Home Partner Content EBARA Get your Pump Head in the FOG

Get your Pump Head in the FOG

Figure 1:
Figure 1

Contributor: EBARA Pumps Americas Corporation

FOG (Fats, Oils & Grease) and Scum (Figure 1) can be found in many areas of today’s wastewater treatment. The most common areas would be lift stations, clarifiers and septage/FOG receiving stations.

FOG and Scum can create some unique pumping challenges. If not handled properly, it can create large floating mats reducing wet well volumes, clog pumps and piping, and could result in an overflow/spill or environmental hazard.

FOG and Scum typically have a specific gravity of <1, causing it to decant from water and float on the surface. If allowed, this decanting will form large floating mats that will accumulate over time. The simple pumping operation of a wet well will also create this mat. As the pump cycles from on/off, it is merely dewatering the form under the floating mat. This mat will thicken with each pumping cycle and reduce the liquid volume of the wet well.

Eventually, the mat will congeal and solidify. This requires manual removal with a vacuum truck or other solids handling equipment. FOG/Scum may also cause problems with float switches or other level controls, requiring free movement or stable wet well hydraulics.

Ebara Figure 2
Figure 2

When pumping wastewater with FOG and Scum, it is important to keep things turbulent and mixed within the wet well. It is also important that the pump head (volute/impeller) be submerged in the wet well. FOG/Scum has been known to plug suction lines, restricting the flow to dry well pumps and causing pre-mature pump failure.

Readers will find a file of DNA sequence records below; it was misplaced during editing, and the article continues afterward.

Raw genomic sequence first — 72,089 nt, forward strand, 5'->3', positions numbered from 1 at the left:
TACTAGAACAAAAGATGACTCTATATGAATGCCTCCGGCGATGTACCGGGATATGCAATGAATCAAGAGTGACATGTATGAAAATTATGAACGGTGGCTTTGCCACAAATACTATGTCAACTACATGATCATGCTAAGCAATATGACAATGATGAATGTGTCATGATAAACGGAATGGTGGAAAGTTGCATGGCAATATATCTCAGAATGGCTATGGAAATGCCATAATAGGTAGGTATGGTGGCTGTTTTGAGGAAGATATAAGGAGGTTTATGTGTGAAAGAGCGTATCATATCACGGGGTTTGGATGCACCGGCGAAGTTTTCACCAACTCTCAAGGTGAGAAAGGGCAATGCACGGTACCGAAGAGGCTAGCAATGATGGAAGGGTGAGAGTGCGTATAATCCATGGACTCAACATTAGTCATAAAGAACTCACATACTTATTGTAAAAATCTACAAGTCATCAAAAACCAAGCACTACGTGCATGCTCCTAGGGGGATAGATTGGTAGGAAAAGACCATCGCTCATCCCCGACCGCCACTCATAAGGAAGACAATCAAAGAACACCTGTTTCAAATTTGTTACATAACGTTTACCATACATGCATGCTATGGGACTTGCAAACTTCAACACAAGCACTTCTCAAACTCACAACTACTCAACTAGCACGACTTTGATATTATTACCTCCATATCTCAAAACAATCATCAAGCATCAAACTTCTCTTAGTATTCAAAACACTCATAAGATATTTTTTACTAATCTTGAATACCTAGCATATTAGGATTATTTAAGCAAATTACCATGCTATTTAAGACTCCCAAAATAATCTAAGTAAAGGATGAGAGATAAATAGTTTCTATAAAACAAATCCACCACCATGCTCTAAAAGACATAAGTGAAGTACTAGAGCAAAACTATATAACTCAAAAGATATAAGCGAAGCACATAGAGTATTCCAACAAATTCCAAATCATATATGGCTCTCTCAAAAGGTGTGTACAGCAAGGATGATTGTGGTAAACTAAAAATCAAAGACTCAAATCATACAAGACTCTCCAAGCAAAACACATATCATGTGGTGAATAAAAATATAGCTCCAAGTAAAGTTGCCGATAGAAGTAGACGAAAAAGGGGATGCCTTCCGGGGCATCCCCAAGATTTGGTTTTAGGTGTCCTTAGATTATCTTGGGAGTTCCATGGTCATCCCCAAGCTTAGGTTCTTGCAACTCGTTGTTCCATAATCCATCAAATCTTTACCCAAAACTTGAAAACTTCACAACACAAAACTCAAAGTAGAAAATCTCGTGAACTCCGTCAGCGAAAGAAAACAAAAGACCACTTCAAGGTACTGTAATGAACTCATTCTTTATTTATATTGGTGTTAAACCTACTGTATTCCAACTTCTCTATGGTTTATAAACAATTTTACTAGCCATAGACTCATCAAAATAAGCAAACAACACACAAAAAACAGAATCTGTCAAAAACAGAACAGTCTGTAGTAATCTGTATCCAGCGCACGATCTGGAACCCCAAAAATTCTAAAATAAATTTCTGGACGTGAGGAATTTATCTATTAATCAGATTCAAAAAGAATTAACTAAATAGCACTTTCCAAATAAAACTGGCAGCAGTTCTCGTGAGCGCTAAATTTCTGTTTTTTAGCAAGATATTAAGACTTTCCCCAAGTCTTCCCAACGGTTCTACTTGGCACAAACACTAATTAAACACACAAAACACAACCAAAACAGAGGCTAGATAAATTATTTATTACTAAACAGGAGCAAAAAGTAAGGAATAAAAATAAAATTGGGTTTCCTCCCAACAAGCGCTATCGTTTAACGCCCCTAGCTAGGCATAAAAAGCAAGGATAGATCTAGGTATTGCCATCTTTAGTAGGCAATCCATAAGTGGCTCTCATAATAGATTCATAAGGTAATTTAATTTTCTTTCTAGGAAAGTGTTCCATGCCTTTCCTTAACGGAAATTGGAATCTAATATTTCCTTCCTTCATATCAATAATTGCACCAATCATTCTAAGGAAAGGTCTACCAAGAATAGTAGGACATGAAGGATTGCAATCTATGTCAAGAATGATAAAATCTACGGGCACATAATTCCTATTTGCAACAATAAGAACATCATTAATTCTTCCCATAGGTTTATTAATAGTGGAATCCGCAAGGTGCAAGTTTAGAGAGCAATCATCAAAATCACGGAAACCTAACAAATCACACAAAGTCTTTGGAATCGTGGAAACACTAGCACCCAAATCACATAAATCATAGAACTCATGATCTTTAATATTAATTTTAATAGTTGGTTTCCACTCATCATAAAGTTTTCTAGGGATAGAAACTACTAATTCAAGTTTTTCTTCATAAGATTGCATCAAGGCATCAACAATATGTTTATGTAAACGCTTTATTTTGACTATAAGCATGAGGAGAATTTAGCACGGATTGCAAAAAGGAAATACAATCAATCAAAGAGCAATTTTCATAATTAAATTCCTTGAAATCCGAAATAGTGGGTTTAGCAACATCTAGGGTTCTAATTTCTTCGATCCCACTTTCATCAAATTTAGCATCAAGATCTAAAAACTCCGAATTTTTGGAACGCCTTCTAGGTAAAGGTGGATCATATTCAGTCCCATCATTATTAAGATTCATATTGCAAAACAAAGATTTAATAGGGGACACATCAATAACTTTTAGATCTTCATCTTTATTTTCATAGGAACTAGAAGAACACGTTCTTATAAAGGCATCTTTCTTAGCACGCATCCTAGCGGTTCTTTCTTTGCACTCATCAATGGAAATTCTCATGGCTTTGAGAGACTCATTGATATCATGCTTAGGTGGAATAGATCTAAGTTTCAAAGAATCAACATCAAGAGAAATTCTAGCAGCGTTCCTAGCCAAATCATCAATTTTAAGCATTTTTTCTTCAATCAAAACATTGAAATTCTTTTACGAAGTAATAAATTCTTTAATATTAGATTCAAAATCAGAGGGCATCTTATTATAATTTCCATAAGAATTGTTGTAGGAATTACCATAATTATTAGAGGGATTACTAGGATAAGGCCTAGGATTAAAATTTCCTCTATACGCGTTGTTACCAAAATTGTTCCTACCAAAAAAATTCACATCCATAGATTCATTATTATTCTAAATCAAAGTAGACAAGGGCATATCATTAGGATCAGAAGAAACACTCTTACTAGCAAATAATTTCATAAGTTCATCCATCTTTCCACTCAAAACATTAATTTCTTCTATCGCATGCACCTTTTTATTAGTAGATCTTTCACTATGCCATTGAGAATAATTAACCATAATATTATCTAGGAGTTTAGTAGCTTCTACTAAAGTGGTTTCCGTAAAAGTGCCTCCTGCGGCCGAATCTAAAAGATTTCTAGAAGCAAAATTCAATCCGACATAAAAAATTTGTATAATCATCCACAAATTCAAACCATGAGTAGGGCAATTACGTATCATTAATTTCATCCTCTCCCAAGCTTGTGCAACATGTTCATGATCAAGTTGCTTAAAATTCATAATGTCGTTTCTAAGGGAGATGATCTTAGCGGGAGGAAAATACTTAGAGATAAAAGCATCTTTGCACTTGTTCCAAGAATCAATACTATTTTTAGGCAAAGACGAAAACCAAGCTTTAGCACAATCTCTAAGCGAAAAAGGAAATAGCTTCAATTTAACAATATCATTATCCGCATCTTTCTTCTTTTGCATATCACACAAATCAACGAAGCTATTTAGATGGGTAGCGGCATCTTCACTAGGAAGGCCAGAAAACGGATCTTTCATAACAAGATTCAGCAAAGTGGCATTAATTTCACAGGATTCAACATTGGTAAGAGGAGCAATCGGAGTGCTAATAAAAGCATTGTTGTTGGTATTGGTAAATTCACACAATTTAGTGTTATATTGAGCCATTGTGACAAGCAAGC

A submersible pump with a mixing nozzle is ideal to help keep the wet well homogenized and free of any FOG/Scum buildup. A submersible pump having the impeller and volute submerged will also eliminate any suction line blockages.

A submersible pump with a mix/flush valve is an ideal solution for pumping wet wells containing FOG/Scum (Figure 3). The hydraulic mixing action created by the mix/flush valve keeps the solids in suspension during the pumping cycle, reducing the accumulation that can form a floating mat. This system is completely automatic and requires no additional hardware or electrical apparatuses installed within the wet well.

Ebara Figure 3
Figure 3

The pump and mixing/flush valve are all one unit mounted on a standard or non-sparking guide rail system for easy removal during scheduled maintenance.

Ebara Figure 4
Figure 4

FOG and Scum handling will always be a challenging process during treatment and disposal, so keep your head in it, mix it up and avoid the mats.

Rhonda LaFrance and Pete Curcio Joins EBARA Pumps Americas Corporation


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